Kenny lay awake in the smallest room in the house. It had a narrow bed, a narrow desk, and a cupboard-closet that started partway up the wall. In the dark he could make out his desk covered in books—including his bible, the movie guide of 1996—and his clothes hanging from a hook on the open cupboard door.
With his dad he had gone to a used-clothing store and bought the oversized brown-and-white checked-tweed sports jacket and the red-and-pink tie and the long-sleeved blue shirt, his gangster outfit, and his dad had let him borrow, indefinitely, his black fedora. From Bolivia. His dad was a traveller.
Kenny loved Frank Sinatra. His mom—he couldn’t believe this—thought Marlon Brando was better.
“Who’s better?” he’d asked her.
“Not again,” she said.
“No, wait. Just this time. Who’s better? Frank Sinatra or Marlon Brando?”
“Are you ready for this?” she said. “Can you take it? I’d have
to say Marlon Brando.”
“You’re crazy, you’re nuts. I can’t believe what I’m hearing.”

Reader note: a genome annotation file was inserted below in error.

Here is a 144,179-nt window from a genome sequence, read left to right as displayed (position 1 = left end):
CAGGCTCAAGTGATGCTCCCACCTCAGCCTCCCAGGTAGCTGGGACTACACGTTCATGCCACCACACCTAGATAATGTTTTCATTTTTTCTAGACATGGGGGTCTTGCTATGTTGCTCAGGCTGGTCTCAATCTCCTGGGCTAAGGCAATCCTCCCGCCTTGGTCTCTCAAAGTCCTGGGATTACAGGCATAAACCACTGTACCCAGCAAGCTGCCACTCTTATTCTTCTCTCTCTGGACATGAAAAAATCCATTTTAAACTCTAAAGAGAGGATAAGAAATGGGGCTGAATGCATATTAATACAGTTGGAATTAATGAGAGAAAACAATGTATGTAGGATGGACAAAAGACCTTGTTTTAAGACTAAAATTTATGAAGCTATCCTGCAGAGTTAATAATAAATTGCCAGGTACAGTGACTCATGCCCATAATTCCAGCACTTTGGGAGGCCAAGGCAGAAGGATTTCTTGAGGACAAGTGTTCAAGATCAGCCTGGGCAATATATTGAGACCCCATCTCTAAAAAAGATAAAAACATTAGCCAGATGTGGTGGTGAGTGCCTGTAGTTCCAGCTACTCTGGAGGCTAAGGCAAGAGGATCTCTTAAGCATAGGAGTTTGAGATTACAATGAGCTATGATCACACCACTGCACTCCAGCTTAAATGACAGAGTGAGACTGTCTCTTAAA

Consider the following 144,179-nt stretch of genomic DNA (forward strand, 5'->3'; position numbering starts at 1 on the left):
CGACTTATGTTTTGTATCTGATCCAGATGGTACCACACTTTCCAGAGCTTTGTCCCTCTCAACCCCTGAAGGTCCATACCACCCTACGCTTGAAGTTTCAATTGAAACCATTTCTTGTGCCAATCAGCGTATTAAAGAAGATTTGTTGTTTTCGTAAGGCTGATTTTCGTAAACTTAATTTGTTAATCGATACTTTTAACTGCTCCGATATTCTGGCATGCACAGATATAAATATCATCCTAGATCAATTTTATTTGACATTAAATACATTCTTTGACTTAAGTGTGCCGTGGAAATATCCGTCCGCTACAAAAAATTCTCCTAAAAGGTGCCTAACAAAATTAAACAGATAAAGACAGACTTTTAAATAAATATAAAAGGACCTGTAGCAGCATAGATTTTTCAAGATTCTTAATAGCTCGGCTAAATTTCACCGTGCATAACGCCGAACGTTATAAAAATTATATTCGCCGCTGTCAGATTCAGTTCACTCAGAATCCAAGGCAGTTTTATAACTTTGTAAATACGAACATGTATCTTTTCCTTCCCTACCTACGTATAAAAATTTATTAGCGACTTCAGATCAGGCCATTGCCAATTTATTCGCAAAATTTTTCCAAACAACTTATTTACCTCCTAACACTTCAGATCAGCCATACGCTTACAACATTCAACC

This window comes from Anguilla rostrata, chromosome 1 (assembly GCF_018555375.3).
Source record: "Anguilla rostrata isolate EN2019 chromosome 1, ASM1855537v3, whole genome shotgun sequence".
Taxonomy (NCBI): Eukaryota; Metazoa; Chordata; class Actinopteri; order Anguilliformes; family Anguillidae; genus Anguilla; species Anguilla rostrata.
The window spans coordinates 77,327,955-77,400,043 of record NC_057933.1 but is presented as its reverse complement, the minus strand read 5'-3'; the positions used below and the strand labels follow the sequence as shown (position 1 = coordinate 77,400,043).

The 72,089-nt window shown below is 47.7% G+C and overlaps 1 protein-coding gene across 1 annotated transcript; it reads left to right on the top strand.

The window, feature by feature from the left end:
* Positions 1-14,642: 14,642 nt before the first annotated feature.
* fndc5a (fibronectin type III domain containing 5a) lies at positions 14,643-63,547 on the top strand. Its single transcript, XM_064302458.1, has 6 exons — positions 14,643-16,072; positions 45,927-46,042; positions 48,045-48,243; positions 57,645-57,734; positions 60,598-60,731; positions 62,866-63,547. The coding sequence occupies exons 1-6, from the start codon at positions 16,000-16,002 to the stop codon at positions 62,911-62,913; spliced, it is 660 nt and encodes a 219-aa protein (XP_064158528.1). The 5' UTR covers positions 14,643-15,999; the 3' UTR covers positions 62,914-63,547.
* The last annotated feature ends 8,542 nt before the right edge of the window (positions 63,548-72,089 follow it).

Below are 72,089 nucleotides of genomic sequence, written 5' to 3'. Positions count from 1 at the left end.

She laughed, as one nut laughs with another, since she too wore her movie heart on her sleeve. “He’s a better actor. He’s better-looking. Which isn’t to say I don’t like Frank Sinatra. I do. At least, I like the young Frank Sinatra when he looked like Glenn Gould. He was an awful thug when he got older.”
Kenny turned to Dinah, who lived down the street and never minded his questions and always answered them to his liking.
“Who do you like better, Frank Sinatra or Marlon Brando?”
“Frank,” she said.
“Me too.” He was very excited. “You think he’s a good
“My mom says Marlon Brando is better.”
“Marlon Brando is good.”
“But he’s not better than Frank Sinatra?”
“Frankie,” said Dinah, “is divine.” But Dinah had always
gone for skinny, serious, temperamental guys, until recently.
They were in the middle days of November, and all the hesitations of early fall, the tentative snowfalls and bewitching spells of balminess, had given way to sudden cold. From under the covers, in the pale green light that came through the curtains, Kenny heard sounds—soft sounds—that froze the blood in hisveins. There was tapping, sawing, tiny running feet on the porch roof outside his window. Rats. He knew it would be hard for a rat to walk up the wall, but in the night anything was possible. Then water, flowing water. Then scratching. Bugs were in the walls.
Big-eyed, hairy, losing their grip. He heard one land, very softly, on the windowsill beside his head and was about to call out when something else, something hard, slapped against a window.
It sounded like Jean Simmons slapping Marlon Brando across the face.
It worked. After that it was quiet.